105571375 052002204 - Tiger killed by new mate at London Zoo
Science/Nature

Tiger killed by new mate at London Zoo

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PA

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Asim, whose name means “protector” in Arabic, had been matched with Melati through the European Endangered Species Programme

An endangered Sumatran tiger has been killed by another tiger at London Zoo.

Male tiger Asim was brought to the zoo from a safari park in Denmark 10 days ago in attempts to be “the perfect mate” for long-term resident Melati.

After spending time apart in the tiger enclosure to get used to the new surroundings – the two were introduced to each other earlier.

But tensions “quickly escalated”, became “more aggressive” and Melati died in a fight, the zoo said.

A statement issued by the zoo said Asim was immediately moved to a separate paddock and despite the best efforts of the vets, 10-year-old Melati died.

It added: “Our focus right now is on caring for Asim, as we get through this difficult event.”

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Getty Images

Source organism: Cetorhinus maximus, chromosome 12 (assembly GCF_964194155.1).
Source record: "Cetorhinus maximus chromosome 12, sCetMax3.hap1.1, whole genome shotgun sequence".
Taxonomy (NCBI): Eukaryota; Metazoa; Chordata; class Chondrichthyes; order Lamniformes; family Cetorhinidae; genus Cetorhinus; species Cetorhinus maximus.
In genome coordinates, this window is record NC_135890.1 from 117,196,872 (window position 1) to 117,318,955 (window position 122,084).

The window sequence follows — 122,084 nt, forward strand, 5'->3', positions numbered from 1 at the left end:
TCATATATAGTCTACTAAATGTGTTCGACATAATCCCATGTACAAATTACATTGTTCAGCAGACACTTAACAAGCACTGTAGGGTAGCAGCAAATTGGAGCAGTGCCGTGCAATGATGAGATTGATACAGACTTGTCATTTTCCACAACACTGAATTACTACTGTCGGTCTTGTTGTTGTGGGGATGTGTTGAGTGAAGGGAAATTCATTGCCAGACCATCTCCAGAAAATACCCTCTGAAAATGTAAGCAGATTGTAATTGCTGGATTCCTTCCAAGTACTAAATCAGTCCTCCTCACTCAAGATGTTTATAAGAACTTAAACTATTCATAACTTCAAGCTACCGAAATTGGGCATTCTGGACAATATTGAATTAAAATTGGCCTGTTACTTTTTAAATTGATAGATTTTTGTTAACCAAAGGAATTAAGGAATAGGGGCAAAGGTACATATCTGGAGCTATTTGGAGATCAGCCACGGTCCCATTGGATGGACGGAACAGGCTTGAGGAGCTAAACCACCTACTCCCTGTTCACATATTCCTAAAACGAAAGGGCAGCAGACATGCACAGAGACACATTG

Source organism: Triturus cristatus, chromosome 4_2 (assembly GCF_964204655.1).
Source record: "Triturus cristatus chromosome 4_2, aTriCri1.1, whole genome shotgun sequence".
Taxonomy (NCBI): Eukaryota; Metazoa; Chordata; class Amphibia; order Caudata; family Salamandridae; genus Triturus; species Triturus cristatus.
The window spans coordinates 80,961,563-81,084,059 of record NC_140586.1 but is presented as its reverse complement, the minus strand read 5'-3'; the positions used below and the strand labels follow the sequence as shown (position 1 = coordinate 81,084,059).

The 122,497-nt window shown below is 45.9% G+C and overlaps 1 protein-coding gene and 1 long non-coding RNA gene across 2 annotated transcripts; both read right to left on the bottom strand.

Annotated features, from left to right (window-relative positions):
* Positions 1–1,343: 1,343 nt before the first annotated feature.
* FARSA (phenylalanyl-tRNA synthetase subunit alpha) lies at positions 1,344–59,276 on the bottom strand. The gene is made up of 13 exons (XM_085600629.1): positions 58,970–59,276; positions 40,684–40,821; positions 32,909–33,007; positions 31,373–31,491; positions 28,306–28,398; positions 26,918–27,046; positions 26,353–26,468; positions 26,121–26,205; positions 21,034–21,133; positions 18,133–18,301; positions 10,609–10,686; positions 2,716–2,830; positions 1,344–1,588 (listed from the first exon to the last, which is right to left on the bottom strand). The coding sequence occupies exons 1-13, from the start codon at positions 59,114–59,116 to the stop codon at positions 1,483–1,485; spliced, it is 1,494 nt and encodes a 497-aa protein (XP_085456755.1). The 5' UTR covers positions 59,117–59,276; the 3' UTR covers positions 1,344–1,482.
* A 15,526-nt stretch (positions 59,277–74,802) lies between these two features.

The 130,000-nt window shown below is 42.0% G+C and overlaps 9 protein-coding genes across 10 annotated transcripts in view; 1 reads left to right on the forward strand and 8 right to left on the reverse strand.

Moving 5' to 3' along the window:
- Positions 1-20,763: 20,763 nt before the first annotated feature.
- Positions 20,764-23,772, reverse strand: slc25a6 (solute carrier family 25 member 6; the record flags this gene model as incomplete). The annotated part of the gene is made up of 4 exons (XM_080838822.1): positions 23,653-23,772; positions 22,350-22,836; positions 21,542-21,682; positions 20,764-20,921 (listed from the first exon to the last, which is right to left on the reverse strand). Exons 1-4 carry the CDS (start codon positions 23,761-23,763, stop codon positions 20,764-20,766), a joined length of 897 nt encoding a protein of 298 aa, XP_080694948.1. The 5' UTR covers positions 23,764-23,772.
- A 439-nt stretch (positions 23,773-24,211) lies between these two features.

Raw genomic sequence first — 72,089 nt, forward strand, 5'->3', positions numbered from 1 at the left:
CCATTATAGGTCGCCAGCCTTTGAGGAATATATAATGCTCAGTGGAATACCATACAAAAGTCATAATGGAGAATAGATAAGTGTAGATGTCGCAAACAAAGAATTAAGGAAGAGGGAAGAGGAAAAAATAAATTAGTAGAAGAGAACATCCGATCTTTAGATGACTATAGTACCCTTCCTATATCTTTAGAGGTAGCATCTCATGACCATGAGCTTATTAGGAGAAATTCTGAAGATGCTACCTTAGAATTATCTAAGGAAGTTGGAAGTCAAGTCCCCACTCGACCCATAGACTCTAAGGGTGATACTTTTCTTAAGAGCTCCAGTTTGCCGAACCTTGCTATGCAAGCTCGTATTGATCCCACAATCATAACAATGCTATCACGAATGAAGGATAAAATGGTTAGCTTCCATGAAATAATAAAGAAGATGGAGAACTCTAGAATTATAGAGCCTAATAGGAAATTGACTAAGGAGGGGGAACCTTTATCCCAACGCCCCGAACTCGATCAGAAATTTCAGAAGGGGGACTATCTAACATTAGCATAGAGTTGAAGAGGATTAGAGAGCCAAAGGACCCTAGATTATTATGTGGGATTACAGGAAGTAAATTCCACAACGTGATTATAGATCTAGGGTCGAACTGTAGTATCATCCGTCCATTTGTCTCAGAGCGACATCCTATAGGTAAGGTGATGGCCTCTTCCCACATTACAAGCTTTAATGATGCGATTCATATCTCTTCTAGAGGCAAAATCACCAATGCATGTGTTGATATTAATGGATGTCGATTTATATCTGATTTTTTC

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Melati had five cubs with previous partner Jae Jae who moved to France last month

Seven-year-old Asim was moved to London Zoo as part of the European-wide conservation breeding programme, and it was hoped that the two tigers would be able to breed in the future.

The zoo’s previous male, Jae Jae – which had fathered five cubs previously with Melati – was moved to French zoo Le Parc des Félins, on 30 January.

In 2013, Melati gave birth to two cubs – but one died after falling into a pool and drowning at the zoo.

Melati then gave birth to three more tiger cubs in February 2014.

The entire birth was monitored using hidden cameras.

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Media captionMelati gave birth to three cubs in February 2014

The Sumatran tiger, which naturally lives in the forests and jungles of Sumatra, Indonesia, is now classified as critically endangered on the International Union for Conservation of Nature Red List of Threatened Animals.

According to London Zoo, the Sumatran tiger faces threats of poaching and habitat loss.

In the 1970s, there were estimated to be 1,000 Sumatran tigers in the wild, while today’s figures say there are just 300.

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